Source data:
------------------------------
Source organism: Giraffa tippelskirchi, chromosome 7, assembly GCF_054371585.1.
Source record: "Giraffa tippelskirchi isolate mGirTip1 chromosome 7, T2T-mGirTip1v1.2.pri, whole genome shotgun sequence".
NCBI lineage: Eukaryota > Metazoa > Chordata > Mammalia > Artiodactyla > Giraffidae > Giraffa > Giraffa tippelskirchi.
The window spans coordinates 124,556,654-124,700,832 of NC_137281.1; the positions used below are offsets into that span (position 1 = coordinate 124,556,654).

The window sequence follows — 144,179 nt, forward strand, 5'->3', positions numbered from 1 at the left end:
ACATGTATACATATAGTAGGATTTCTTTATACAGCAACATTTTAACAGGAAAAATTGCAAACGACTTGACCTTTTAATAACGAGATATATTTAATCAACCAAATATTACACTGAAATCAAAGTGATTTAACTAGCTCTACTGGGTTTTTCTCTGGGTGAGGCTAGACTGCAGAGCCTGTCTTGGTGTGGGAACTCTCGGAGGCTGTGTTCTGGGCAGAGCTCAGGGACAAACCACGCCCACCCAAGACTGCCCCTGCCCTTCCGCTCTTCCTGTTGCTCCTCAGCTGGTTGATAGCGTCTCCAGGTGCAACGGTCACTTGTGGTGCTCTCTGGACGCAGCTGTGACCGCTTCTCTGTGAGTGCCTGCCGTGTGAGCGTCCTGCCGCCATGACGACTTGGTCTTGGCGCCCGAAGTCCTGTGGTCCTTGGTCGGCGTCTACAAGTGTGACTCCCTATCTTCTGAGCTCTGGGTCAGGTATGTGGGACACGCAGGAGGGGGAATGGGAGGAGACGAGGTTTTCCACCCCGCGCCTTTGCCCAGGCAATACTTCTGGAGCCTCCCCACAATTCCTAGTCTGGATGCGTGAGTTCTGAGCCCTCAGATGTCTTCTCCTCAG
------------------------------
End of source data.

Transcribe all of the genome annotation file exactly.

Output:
Source organism: Giraffa tippelskirchi, chromosome 7, assembly GCF_054371585.1.
Source record: "Giraffa tippelskirchi isolate mGirTip1 chromosome 7, T2T-mGirTip1v1.2.pri, whole genome shotgun sequence".
NCBI lineage: Eukaryota > Metazoa > Chordata > Mammalia > Artiodactyla > Giraffidae > Giraffa > Giraffa tippelskirchi.
The window spans coordinates 124,556,654-124,700,832 of NC_137281.1; the positions used below are offsets into that span (position 1 = coordinate 124,556,654).

The window sequence follows — 144,179 nt, forward strand, 5'->3', positions numbered from 1 at the left end:
ACATGTATACATATAGTAGGATTTCTTTATACAGCAACATTTTAACAGGAAAAATTGCAAACGACTTGACCTTTTAATAACGAGATATATTTAATCAACCAAATATTACACTGAAATCAAAGTGATTTAACTAGCTCTACTGGGTTTTTCTCTGGGTGAGGCTAGACTGCAGAGCCTGTCTTGGTGTGGGAACTCTCGGAGGCTGTGTTCTGGGCAGAGCTCAGGGACAAACCACGCCCACCCAAGACTGCCCCTGCCCTTCCGCTCTTCCTGTTGCTCCTCAGCTGGTTGATAGCGTCTCCAGGTGCAACGGTCACTTGTGGTGCTCTCTGGACGCAGCTGTGACCGCTTCTCTGTGAGTGCCTGCCGTGTGAGCGTCCTGCCGCCATGACGACTTGGTCTTGGCGCCCGAAGTCCTGTGGTCCTTGGTCGGCGTCTACAAGTGTGACTCCCTATCTTCTGAGCTCTGGGTCAGGTATGTGGGACACGCAGGAGGGGGAATGGGAGGAGACGAGGTTTTCCACCCCGCGCCTTTGCCCAGGCAATACTTCTGGAGCCTCCCCACAATTCCTAGTCTGGATGCGTGAGTTCTGAGCCCTCAGATGTCTTCTCCTCAG